As a result, at least six different Wisconsin cheese companies are today crafting juustoleipa under a variety of names, including the Babcock Hall Dairy Plant on the University of Wisconsin–Madison campus, which makes both traditional and jalapeno flavors and sells its juustoleipa in large, plastic-sealed rectangles with its well-known Bucky Badger label.
Carr Valley Cheese also crafts what it calls “Bread Cheese” at the company’s Fennimore cheese factory and offers juustoleipa-style cheese in original, garlic, chipotle, and jalapeno flavors. Then there’s Pasture Pride Cheese in Cashton, with its version of juusto in traditional, Italian, jalapeno, and chipotle flavors, as well as a version peppered with Nueske’s bacon. The factory also makes Guusto (a goat’s milk version) and “oven baked cheeses” that are juusto filled with five-year-aged cheddar, parmesan, and aged goat cheese.
In northern Wisconsin, Master Cheesemaker Scott Erickson makes juustoleipa at his Bass Lake Cheese Factory in Somerset. In fact, Scott is the only master cheesemaker in America certified in juustoleipa production (he is also certified as a master cheesemaker in cheddar, colby, monterey jack, and muenster).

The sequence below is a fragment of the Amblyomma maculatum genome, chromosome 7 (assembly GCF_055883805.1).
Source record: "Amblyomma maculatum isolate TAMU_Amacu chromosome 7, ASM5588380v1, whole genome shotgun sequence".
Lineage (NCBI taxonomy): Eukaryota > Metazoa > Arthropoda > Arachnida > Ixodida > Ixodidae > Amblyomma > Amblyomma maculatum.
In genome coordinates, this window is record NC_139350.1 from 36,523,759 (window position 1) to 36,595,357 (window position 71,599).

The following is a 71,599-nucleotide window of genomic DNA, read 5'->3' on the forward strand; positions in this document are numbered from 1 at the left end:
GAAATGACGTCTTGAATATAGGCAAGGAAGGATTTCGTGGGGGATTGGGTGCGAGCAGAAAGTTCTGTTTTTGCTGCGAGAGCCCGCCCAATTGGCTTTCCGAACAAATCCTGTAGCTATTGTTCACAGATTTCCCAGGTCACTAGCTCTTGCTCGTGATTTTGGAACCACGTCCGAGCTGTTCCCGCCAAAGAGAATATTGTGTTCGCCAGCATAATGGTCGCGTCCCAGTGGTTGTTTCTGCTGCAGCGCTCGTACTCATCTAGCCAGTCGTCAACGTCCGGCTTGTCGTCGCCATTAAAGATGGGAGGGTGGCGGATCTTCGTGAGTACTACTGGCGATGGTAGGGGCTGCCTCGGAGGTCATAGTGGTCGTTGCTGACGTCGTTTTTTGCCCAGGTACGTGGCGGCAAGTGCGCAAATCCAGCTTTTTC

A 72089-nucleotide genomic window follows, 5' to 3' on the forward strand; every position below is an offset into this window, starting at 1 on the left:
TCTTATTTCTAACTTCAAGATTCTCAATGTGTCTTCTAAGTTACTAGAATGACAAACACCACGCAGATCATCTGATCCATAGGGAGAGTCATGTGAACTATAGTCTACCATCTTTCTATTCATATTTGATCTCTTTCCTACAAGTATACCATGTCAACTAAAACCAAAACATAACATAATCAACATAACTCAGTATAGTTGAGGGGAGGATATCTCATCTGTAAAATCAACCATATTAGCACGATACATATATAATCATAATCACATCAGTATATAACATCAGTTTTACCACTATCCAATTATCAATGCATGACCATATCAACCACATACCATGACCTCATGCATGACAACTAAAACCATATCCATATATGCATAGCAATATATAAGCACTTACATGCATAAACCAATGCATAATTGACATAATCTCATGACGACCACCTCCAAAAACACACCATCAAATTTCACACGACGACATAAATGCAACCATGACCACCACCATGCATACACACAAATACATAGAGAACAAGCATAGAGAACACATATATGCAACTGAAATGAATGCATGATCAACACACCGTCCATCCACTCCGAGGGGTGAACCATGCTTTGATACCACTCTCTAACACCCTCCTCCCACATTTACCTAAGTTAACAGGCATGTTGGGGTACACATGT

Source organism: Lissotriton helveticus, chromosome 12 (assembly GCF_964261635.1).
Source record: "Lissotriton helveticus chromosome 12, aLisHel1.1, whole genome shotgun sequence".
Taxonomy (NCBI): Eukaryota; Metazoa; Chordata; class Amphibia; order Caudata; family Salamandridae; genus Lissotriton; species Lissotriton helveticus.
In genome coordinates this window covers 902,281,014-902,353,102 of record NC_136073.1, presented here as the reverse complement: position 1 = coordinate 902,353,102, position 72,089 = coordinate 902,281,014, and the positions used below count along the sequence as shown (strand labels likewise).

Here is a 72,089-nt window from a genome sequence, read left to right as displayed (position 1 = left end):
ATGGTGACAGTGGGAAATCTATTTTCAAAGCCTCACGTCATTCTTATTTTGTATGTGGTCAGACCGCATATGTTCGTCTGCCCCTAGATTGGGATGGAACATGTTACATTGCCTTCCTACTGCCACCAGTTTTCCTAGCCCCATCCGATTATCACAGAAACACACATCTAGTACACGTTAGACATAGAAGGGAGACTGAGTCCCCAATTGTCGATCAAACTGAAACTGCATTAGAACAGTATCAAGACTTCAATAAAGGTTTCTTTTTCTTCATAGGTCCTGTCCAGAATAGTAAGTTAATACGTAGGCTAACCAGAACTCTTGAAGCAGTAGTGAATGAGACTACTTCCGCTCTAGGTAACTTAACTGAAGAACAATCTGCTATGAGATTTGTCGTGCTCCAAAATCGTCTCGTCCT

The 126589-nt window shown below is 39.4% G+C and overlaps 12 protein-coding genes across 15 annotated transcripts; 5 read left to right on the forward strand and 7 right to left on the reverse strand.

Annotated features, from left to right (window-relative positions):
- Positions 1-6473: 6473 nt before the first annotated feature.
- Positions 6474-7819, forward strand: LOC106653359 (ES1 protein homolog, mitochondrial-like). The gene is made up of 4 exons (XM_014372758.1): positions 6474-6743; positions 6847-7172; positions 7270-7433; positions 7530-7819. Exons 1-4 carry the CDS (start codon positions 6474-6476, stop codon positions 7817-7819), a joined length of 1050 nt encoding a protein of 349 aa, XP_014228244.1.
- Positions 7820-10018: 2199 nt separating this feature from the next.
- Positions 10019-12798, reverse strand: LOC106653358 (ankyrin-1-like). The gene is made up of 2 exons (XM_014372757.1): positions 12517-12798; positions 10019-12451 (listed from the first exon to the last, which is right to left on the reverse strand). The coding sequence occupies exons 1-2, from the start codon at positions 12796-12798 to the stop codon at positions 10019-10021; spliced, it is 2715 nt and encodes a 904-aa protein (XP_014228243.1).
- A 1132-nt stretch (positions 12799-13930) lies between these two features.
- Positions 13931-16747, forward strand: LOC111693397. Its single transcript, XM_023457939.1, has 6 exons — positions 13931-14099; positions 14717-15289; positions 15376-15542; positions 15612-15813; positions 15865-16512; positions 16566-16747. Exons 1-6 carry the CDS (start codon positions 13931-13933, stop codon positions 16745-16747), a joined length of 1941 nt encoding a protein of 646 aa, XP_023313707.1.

One of the area’s best-known and much-loved cheese factories is Brunkow Cheese in tiny Fayette, near Darlington in southwest Wisconsin. The factory is famous for its Bruun-uusto Baked Cheese, which it fries up every Saturday at the Dane County Farmers’ Market in Madison, wafting the scent of baked cheese across the Square. Brunkow’s flavors include plain, pizza, jalapeno, bacon, and garlic. The company also makes a limited availability version with hatch pepper.
Two new Wisconsin cheese factories to take on juustoleipa are Noble View Creamery in Union Grove, where owner Jay Noble crafts the cheese in traditional, jalapeno, habanero, and bacon flavors, as well as Specialty Cheese Company in Reeseville, which offers its “Just the Cheese brand Frying Cheese”—a trademarked title—in original, jalapeno, pineapple and mango, and garlic. Owner Paul Scharfman compares his fruit-flavored juusto to “french toast without the toast” and his garlic juusto as “cheesy garlic bread without the bread.”
While juustoleipa may not equate into a marriage proposal in the United States, the cheese continues to grow in popularity. It seems that no matter by which name or trademarked title it goes by, juustoleipa is in America’s Dairyland to stay.
Jeanne Carpenter is a cheese geek and food writer living in Oregon, Wisconsin.